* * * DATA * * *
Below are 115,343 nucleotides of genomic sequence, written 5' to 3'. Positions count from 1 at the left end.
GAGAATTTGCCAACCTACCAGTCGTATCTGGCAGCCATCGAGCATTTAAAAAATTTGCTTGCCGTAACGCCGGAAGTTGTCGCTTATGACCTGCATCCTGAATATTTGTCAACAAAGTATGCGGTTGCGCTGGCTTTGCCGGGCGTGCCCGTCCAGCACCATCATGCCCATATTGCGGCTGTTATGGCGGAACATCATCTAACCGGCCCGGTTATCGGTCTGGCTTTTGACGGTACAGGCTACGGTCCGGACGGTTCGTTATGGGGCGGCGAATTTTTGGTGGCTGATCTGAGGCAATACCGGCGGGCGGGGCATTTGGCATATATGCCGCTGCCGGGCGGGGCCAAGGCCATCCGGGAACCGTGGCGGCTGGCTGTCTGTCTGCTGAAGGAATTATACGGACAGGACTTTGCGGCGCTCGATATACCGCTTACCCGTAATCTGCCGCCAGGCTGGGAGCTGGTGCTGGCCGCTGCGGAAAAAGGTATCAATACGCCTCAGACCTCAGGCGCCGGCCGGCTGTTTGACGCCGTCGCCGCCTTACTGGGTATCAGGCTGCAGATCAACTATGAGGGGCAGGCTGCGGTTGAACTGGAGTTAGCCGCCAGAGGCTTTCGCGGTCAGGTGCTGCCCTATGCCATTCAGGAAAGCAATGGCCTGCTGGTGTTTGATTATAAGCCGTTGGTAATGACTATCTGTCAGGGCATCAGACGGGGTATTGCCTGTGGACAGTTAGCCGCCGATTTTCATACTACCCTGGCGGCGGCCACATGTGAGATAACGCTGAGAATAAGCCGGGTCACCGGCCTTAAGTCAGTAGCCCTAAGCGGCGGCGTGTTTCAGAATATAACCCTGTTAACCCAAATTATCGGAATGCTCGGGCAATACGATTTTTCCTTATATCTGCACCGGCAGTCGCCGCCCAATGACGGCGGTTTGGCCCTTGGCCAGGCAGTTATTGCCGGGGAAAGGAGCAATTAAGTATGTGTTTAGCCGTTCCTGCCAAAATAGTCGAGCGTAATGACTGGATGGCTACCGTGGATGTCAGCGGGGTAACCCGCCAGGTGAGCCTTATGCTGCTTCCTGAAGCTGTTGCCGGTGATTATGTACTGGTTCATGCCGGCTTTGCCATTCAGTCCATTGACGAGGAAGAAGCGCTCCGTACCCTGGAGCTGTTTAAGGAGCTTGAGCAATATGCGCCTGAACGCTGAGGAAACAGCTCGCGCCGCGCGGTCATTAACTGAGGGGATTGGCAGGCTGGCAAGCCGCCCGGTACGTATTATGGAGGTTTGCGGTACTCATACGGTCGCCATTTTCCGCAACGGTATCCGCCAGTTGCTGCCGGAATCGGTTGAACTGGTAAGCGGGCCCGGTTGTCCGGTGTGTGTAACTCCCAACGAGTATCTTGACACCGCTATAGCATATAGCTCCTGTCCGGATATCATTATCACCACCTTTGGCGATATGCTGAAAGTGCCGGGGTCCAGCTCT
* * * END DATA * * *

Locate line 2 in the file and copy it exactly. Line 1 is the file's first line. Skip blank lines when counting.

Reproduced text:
GAGAATTTGCCAACCTACCAGTCGTATCTGGCAGCCATCGAGCATTTAAAAAATTTGCTTGCCGTAACGCCGGAAGTTGTCGCTTATGACCTGCATCCTGAATATTTGTCAACAAAGTATGCGGTTGCGCTGGCTTTGCCGGGCGTGCCCGTCCAGCACCATCATGCCCATATTGCGGCTGTTATGGCGGAACATCATCTAACCGGCCCGGTTATCGGTCTGGCTTTTGACGGTACAGGCTACGGTCCGGACGGTTCGTTATGGGGCGGCGAATTTTTGGTGGCTGATCTGAGGCAATACCGGCGGGCGGGGCATTTGGCATATATGCCGCTGCCGGGCGGGGCCAAGGCCATCCGGGAACCGTGGCGGCTGGCTGTCTGTCTGCTGAAGGAATTATACGGACAGGACTTTGCGGCGCTCGATATACCGCTTACCCGTAATCTGCCGCCAGGCTGGGAGCTGGTGCTGGCCGCTGCGGAAAAAGGTATCAATACGCCTCAGACCTCAGGCGCCGGCCGGCTGTTTGACGCCGTCGCCGCCTTACTGGGTATCAGGCTGCAGATCAACTATGAGGGGCAGGCTGCGGTTGAACTGGAGTTAGCCGCCAGAGGCTTTCGCGGTCAGGTGCTGCCCTATGCCATTCAGGAAAGCAATGGCCTGCTGGTGTTTGATTATAAGCCGTTGGTAATGACTATCTGTCAGGGCATCAGACGGGGTATTGCCTGTGGACAGTTAGCCGCCGATTTTCATACTACCCTGGCGGCGGCCACATGTGAGATAACGCTGAGAATAAGCCGGGTCACCGGCCTTAAGTCAGTAGCCCTAAGCGGCGGCGTGTTTCAGAATATAACCCTGTTAACCCAAATTATCGGAATGCTCGGGCAATACGATTTTTCCTTATATCTGCACCGGCAGTCGCCGCCCAATGACGGCGGTTTGGCCCTTGGCCAGGCAGTTATTGCCGGGGAAAGGAGCAATTAAGTATGTGTTTAGCCGTTCCTGCCAAAATAGTCGAGCGTAATGACTGGATGGCTACCGTGGATGTCAGCGGGGTAACCCGCCAGGTGAGCCTTATGCTGCTTCCTGAAGCTGTTGCCGGTGATTATGTACTGGTTCATGCCGGCTTTGCCATTCAGTCCATTGACGAGGAAGAAGCGCTCCGTACCCTGGAGCTGTTTAAGGAGCTTGAGCAATATGCGCCTGAACGCTGAGGAAACAGCTCGCGCCGCGCGGTCATTAACTGAGGGGATTGGCAGGCTGGCAAGCCGCCCGGTACGTATTATGGAGGTTTGCGGTACTCATACGGTCGCCATTTTCCGCAACGGTATCCGCCAGTTGCTGCCGGAATCGGTTGAACTGGTAAGCGGGCCCGGTTGTCCGGTGTGTGTAACTCCCAACGAGTATCTTGACACCGCTATAGCATATAGCTCCTGTCCGGATATCATTATCACCACCTTTGGCGATATGCTGAAAGTGCCGGGGTCCAGCTCT